Cerebral and faithfully following the design of the novel upon which it’s based, this is one of the more challenging and best acted films of the year. Shifting back and forth in time, and following the lives of three women living in three different eras, the film doesn’t try to fill in all the answers as much as reveal the ways in which one’s life can touch or echo so many others. Like Far From Heaven, this film seems to elicit a love it or hate it response. Either way, it’s ambitious and memorable.

Like some ’70s police drama, Joe Carnahan’s Narc is easily one of the best films of the year. The film’s twists start slow and sort of pile up near the end, but overall, it’s a pretty satisfying story wrapped in a number of stylistic flourishes, including some of the best uses of flashforwards and jumpcuts in recent cinema. Add to this the exceptional performances of both leads, and this is a film that delivers on almost every level.

Now for the films you’ve been led to believe should be on any self-respecting year-end list; while I can’t recommend full price, at least some of these might be worth the cost of a video rental or bargain matinee, if nothing else to see what all the fuss is about:

This year’s attempt at The Royal Tenenbaums, once again we have characters so absurdly flawed, so full of tics, that I just don’t care. Anderson’s real strength is scenes (think of the drug deal gone wrong in Boogie Nights or the “wise up” scene in Magnolia), but they often don’t integrate with the rest of their respective films, making his work feel a bit unglued. Punch Drunk Love has one excruciatingly beautiful scene, a car wreck that captures the breathless quality of time standing still while the world races past, a moment of anticipation, not knowing where you’ll end up. Anderson seems to want to extend that feeling to the entire film, but he can only sustain it in short bursts.

Technically released in 2001, I mention it here because it has shown up in many end of the year film conversations and will be a foreign language entry for the Oscars. Everyone’s darling, this film is basically the plot from any one of a number of bad ’70s TV movies about a tragic dying woman setting out for one last life-affirming experience and seducing a teenager, making him a man. Sure, to update the cliché, she seduces two boys at once. But if you think the kiss between the two boys is daring, you’re about 10 to 15 years behind the times. Imagine this same film made in New York City with a European-American cast. Let’s include a couple of scenes that “pass by” homeless people or violent incidents, but let’s drop the plot line of Bringing Out The Dead ‘cause after all, it’s kind of complex, and let’s substitute it with a dying woman seducing two teenage boys on one last road trip. There, we’ve just made a statement about NYC—profound? I didn’t think so.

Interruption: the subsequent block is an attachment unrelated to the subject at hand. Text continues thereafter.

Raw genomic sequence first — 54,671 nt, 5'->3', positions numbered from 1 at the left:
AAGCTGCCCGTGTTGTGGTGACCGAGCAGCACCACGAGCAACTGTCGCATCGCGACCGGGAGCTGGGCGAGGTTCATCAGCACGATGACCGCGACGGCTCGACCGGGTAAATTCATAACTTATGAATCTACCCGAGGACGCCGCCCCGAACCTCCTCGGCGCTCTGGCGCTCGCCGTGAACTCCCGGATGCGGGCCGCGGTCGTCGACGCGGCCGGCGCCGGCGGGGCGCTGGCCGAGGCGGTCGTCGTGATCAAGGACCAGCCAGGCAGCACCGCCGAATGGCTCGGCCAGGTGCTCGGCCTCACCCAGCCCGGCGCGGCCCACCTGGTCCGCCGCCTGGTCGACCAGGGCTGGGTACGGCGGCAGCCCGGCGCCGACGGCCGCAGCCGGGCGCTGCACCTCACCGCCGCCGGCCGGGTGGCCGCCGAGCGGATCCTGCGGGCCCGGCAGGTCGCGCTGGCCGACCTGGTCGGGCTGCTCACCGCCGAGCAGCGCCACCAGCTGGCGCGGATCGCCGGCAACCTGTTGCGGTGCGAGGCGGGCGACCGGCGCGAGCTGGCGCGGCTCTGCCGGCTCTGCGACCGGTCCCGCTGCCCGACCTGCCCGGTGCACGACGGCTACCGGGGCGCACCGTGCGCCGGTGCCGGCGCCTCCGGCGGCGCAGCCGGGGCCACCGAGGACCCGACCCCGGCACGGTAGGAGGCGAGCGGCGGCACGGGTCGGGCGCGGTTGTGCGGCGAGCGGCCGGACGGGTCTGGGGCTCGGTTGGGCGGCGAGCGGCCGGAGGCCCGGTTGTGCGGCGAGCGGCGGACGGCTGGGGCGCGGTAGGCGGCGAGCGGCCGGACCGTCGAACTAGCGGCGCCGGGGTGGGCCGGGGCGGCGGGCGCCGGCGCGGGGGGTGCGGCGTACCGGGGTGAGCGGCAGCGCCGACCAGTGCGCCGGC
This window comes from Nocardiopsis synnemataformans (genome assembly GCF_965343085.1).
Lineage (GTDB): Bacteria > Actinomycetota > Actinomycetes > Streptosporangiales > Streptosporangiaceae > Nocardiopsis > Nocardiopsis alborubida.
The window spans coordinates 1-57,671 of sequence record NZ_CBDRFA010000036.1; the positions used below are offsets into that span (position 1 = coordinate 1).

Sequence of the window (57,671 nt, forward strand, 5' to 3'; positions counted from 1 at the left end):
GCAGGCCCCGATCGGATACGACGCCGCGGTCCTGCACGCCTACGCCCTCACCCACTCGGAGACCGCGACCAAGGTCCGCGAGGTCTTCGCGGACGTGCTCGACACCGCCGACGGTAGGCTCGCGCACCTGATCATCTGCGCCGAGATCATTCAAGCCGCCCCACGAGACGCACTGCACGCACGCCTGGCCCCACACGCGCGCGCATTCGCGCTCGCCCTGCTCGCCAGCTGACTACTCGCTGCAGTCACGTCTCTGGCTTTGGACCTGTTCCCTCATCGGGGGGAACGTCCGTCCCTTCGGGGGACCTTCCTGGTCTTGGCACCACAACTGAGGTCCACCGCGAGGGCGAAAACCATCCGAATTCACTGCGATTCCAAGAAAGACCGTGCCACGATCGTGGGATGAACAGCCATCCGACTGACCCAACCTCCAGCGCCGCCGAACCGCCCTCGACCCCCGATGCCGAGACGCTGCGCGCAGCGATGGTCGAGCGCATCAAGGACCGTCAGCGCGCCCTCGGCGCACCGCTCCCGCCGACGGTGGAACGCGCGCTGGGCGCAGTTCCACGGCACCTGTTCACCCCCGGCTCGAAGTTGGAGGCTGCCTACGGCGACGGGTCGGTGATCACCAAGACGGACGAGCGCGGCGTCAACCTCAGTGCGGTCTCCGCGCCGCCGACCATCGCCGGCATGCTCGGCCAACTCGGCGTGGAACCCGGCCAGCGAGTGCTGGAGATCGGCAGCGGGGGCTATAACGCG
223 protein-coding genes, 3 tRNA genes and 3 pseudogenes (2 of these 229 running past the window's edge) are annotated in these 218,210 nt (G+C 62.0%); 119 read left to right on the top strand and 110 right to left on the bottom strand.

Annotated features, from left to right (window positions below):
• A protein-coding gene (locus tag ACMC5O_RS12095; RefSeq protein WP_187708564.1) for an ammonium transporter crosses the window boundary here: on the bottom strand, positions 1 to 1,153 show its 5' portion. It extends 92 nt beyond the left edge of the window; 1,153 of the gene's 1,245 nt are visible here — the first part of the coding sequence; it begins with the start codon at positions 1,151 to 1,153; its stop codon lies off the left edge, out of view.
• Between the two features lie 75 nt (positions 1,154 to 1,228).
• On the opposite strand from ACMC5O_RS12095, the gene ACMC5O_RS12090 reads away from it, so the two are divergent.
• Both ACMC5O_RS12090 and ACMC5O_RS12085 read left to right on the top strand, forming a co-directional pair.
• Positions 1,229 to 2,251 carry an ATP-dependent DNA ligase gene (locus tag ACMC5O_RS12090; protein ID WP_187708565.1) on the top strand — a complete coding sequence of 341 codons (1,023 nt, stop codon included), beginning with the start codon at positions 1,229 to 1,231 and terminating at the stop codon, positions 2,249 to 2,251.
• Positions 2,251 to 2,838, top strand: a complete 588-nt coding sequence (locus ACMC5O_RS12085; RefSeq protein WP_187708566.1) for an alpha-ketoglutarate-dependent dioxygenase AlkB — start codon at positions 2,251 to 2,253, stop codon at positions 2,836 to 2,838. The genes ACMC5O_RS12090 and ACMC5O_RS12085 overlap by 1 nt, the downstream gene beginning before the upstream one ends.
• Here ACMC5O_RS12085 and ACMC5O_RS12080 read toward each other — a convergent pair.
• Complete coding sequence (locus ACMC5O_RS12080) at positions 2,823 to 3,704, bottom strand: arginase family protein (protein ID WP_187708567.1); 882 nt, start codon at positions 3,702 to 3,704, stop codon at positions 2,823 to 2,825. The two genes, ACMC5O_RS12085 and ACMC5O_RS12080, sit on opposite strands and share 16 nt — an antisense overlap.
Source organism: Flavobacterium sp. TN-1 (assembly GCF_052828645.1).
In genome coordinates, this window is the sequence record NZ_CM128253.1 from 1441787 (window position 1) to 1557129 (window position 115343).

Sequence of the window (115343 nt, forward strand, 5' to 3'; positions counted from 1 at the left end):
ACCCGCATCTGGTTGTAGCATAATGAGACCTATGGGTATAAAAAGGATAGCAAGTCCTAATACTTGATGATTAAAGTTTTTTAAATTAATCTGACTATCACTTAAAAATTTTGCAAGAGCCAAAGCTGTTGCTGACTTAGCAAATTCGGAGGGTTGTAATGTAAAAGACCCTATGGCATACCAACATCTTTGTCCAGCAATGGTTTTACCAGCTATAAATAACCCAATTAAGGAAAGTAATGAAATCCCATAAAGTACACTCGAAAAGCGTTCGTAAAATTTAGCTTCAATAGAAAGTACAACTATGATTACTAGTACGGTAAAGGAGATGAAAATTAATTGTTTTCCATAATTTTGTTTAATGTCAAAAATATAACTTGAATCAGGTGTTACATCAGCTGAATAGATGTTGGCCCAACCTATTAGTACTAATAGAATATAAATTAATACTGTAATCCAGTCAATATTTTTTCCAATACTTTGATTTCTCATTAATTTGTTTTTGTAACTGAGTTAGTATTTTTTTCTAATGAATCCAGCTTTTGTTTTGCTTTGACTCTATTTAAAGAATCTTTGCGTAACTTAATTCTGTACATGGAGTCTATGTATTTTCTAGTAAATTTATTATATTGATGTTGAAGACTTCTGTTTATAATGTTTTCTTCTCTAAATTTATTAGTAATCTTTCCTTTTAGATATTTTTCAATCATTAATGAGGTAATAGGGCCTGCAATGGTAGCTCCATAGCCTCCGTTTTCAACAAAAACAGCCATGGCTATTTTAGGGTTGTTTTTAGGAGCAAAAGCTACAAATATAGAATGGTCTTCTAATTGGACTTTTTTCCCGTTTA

Still struggling to come up with a film as strong as The Sixth Sense, M. Night Shyamalan’s 2002 film is ambitious and would have been on my “best” list except for one rather severe flaw: Mel Gibson cannot act. He truly lives up to my friend Shayna’s belief that Mel Gibson and Kevin Costner are equally talented (and that’s no compliment); hence they’re interchangeable or maybe even one person, Mel Costner. Speaking of which, their other film, Dragonfly, was even worse, but since it didn’t really generate any hype, I’m not including it on this list. Signs does have a lot to recommend it, not the least of which is Joaquin Phoenix and the director in supporting roles. But Mel can only blubber whenever he has to express any emotion other than smirky smugness. Too bad.

I get the joke, I really do. I’m just afraid that the joke is on us—Hollywood has figured out how to make a bad film you can’t criticize for being bad because, get this, it’s supposed to be bad. Watching the movie is a little bit like Orlean’s reaction when she finally sees the ghost orchid first hand. In fact, if the film had stopped at her revelation, it would have been a poetic rumination on desire and the attainment of one’s desire; instead it disintegrates into the worst kind of Hollywood schlock, however deliberately. Come to think of it, Being John Malkovich fell apart in the final act as well.